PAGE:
Pub­lic sym­pa­thy for med­i­cal work­ers ex­pos­ing them­selves to the dis­ease has surged in China, es­pe­cially af­ter the death last week of Li Wen­liang, a doc­tor from Wuhan who sounded an early alarm about the virus and was ini­tially re­buked by au­thor­i­ties for do­ing so. Videos were also cir­cu­lat­ing on­line about a Wuhan nurse who re­port­edly walks to work ev­ery morn­ing, with her hus­band driv­ing be­hind her to light her away, as she has de­cided to self-quar­an­tine from her fam­ily to avoid ex­pos­ing them to the virus.

Mean­while, au­thor­i­ties said yes­ter­day that the num­ber of coronaviru­s in­fec­tions across the coun­try had reached 55,748, with 1,380 deaths. In Hubei prov­ince alone, there were 4,823 new in­fec­tions and 116 deaths reg­is­tered be­yond what was re­ported the pre­vi­ous day, ac­cord­ing to re­gional au­thor­i­ties. China cor­rected its na­tional numbers af­ter its ini­tial daily up­date didn’t line up with pre­vi­ous data and fig­ures is­sued for Hubei prov­ince, the epi­cen­tre of the coronaviru­s out­break. The Na­tional Health Com­mis­sion said the dis­crep­ancy was due to sub­tract­ing the num­ber of deaths from pre­vi­ous data be­cause of

“du­pli­ca­tions” in the statis­tics from Hubei prov­ince. The data mix-up comes a day af­ter Hubei re­ported a sharp in­crease of more than 14,000 new pa­tients bat­tling the COVID-19 ill­ness caused by the virus, which sparked height­ened con­cern around the world.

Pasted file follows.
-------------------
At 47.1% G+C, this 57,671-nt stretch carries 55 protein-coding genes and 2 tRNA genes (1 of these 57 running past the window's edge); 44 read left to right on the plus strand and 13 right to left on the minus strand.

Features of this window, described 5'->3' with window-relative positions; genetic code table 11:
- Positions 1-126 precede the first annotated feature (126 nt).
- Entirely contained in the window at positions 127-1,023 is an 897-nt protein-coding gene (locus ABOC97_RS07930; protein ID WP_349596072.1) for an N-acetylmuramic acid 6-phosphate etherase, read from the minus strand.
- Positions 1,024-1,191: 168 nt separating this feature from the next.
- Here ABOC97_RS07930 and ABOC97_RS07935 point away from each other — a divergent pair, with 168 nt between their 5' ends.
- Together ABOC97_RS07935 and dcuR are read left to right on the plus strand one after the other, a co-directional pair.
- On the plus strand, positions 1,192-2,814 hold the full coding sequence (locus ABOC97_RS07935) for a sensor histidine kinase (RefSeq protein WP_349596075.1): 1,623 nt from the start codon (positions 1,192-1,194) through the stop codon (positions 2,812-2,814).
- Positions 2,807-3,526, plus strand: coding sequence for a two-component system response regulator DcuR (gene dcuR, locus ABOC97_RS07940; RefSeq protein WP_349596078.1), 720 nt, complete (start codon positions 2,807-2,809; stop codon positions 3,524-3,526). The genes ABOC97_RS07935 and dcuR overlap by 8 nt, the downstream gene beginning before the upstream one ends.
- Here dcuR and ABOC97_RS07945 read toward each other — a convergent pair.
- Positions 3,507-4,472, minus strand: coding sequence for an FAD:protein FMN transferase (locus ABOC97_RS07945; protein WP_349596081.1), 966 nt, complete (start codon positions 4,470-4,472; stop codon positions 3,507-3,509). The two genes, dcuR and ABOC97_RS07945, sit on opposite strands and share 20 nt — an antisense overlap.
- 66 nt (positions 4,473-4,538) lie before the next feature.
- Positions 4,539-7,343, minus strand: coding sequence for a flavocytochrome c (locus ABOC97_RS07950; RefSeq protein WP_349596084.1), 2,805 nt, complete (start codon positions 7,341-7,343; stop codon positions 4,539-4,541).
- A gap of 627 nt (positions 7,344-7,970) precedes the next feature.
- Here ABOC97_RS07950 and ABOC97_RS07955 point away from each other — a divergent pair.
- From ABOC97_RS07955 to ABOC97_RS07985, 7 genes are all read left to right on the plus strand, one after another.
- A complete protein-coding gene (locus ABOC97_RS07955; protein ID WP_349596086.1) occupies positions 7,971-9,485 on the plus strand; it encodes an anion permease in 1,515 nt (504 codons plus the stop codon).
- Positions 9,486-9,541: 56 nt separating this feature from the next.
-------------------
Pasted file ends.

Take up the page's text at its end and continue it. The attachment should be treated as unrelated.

That rise was mostly due to more than 13,000 ear­lier cases that were only added to the tally on Thurs­day, ac­cord­ing to the World Health Or­ga­ni­za­tion (WHO).

The numbers ap­peared to spike af­ter di­ag­no­sis rules were changed for hard­est-hit Hubei, mean­ing that go­ing for­ward lung screen­ing re­sults are also al­lowed as the ba­sis for con­firm­ing in­fec­tions rather than lab­o­ra­tory tests, which are used in the rest of China and abroad.

“We’re not deal­ing with a spike of 14,000 (new) cases in a day,” WHO emer­gency op­er­a­tions chief Mike Ryan told a press con­fer­ence Thurs­day in Geneva. China has been ac­cused in the past of un­der-re­port­ing the dev­as­ta­tion pro­duced by ac­ci­dents and natural dis­as­ters. Sev­eral Euro­pean Air­lines — in­clud­ing Fin­nair, Lufthansa, Swiss and Aus­trian Air­lines —an­nounced they were ex­tend­ing their sus­pen­sion of flights to and from China un­til the end of March. The world’s air­lines face po­ten­tial rev­enue losses of be­tween $4bn and $5bn in the first quar­ter as the coronaviru­s out­break has led to wide­spread flight can­cel­la­tions, ac­cord­ing to the In­ter­na­tional Civil Aviation Or­ga­ni­za­tion (ICAO).

The virus broke out in De­cem­ber, with the ear­li­est cases linked to a food mar­ket in the central Chi­nese in­dus­trial hub of Wuhan. It has since spread to about two dozen coun­tries, prompt­ing govern­ments to put travel re­stric­tions in place.

A check­point is seen at a res­i­den­tial com­mu­nity in Shang­hai, China, as the coun­try is hit by an out­break of the novel coronaviru­s yes­ter­day.

A cou­ple cel­e­brate Valen­tine’s Day as they wear face masks in pre­cau­tion of the coronaviru­s out­break at Or­chard Road in Sin­ga­pore yes­ter­day.